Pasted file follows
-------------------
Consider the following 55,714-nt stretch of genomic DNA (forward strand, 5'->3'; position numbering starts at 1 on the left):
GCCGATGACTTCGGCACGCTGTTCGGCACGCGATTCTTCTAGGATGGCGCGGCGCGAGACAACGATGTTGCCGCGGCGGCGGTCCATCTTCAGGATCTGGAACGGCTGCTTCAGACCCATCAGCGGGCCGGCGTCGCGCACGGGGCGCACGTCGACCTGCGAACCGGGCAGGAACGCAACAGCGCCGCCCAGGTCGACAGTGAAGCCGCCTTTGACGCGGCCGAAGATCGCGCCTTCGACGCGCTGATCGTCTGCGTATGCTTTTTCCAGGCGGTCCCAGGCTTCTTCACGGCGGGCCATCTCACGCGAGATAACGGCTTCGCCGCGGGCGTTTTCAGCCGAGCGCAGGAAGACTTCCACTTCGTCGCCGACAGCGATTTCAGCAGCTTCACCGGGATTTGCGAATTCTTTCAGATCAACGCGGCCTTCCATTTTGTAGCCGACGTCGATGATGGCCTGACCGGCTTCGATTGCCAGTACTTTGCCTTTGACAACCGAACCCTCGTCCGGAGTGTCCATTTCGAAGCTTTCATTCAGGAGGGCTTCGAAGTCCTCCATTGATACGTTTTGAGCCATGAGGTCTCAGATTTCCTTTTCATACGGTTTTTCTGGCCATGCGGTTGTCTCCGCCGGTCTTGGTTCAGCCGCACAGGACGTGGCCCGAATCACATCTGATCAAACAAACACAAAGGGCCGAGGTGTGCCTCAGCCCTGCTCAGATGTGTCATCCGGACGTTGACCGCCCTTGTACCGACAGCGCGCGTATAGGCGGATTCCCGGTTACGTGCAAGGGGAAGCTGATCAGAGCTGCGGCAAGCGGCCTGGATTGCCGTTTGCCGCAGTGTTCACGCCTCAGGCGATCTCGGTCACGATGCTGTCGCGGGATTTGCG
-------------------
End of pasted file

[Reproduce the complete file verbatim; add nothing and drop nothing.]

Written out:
Consider the following 55,714-nt stretch of genomic DNA (forward strand, 5'->3'; position numbering starts at 1 on the left):
GCCGATGACTTCGGCACGCTGTTCGGCACGCGATTCTTCTAGGATGGCGCGGCGCGAGACAACGATGTTGCCGCGGCGGCGGTCCATCTTCAGGATCTGGAACGGCTGCTTCAGACCCATCAGCGGGCCGGCGTCGCGCACGGGGCGCACGTCGACCTGCGAACCGGGCAGGAACGCAACAGCGCCGCCCAGGTCGACAGTGAAGCCGCCTTTGACGCGGCCGAAGATCGCGCCTTCGACGCGCTGATCGTCTGCGTATGCTTTTTCCAGGCGGTCCCAGGCTTCTTCACGGCGGGCCATCTCACGCGAGATAACGGCTTCGCCGCGGGCGTTTTCAGCCGAGCGCAGGAAGACTTCCACTTCGTCGCCGACAGCGATTTCAGCAGCTTCACCGGGATTTGCGAATTCTTTCAGATCAACGCGGCCTTCCATTTTGTAGCCGACGTCGATGATGGCCTGACCGGCTTCGATTGCCAGTACTTTGCCTTTGACAACCGAACCCTCGTCCGGAGTGTCCATTTCGAAGCTTTCATTCAGGAGGGCTTCGAAGTCCTCCATTGATACGTTTTGAGCCATGAGGTCTCAGATTTCCTTTTCATACGGTTTTTCTGGCCATGCGGTTGTCTCCGCCGGTCTTGGTTCAGCCGCACAGGACGTGGCCCGAATCACATCTGATCAAACAAACACAAAGGGCCGAGGTGTGCCTCAGCCCTGCTCAGATGTGTCATCCGGACGTTGACCGCCCTTGTACCGACAGCGCGCGTATAGGCGGATTCCCGGTTACGTGCAAGGGGAAGCTGATCAGAGCTGCGGCAAGCGGCCTGGATTGCCGTTTGCCGCAGTGTTCACGCCTCAGGCGATCTCGGTCACGATGCTGTCGCGGGATTTGCG